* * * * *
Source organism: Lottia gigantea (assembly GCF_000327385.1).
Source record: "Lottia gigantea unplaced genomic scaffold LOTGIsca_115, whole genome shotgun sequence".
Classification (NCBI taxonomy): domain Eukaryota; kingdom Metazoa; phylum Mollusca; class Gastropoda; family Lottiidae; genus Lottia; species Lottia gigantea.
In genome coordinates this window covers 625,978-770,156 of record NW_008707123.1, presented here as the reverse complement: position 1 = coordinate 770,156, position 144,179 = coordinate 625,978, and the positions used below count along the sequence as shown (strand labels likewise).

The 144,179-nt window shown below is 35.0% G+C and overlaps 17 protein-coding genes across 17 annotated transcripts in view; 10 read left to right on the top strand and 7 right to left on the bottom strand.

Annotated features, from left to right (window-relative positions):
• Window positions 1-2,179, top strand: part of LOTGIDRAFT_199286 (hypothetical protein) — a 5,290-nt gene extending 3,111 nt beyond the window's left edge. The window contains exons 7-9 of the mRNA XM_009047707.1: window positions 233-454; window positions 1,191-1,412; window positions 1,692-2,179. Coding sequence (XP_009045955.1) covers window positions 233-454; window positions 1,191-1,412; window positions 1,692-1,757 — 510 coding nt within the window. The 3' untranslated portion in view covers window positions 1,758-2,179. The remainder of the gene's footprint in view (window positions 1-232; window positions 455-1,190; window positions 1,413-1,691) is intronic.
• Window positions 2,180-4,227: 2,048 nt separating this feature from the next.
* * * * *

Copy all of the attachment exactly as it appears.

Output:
Source organism: Lottia gigantea (assembly GCF_000327385.1).
Source record: "Lottia gigantea unplaced genomic scaffold LOTGIsca_115, whole genome shotgun sequence".
Classification (NCBI taxonomy): domain Eukaryota; kingdom Metazoa; phylum Mollusca; class Gastropoda; family Lottiidae; genus Lottia; species Lottia gigantea.
In genome coordinates this window covers 625,978-770,156 of record NW_008707123.1, presented here as the reverse complement: position 1 = coordinate 770,156, position 144,179 = coordinate 625,978, and the positions used below count along the sequence as shown (strand labels likewise).

The 144,179-nt window shown below is 35.0% G+C and overlaps 17 protein-coding genes across 17 annotated transcripts in view; 10 read left to right on the top strand and 7 right to left on the bottom strand.

Annotated features, from left to right (window-relative positions):
• Window positions 1-2,179, top strand: part of LOTGIDRAFT_199286 (hypothetical protein) — a 5,290-nt gene extending 3,111 nt beyond the window's left edge. The window contains exons 7-9 of the mRNA XM_009047707.1: window positions 233-454; window positions 1,191-1,412; window positions 1,692-2,179. Coding sequence (XP_009045955.1) covers window positions 233-454; window positions 1,191-1,412; window positions 1,692-1,757 — 510 coding nt within the window. The 3' untranslated portion in view covers window positions 1,758-2,179. The remainder of the gene's footprint in view (window positions 1-232; window positions 455-1,190; window positions 1,413-1,691) is intronic.
• Window positions 2,180-4,227: 2,048 nt separating this feature from the next.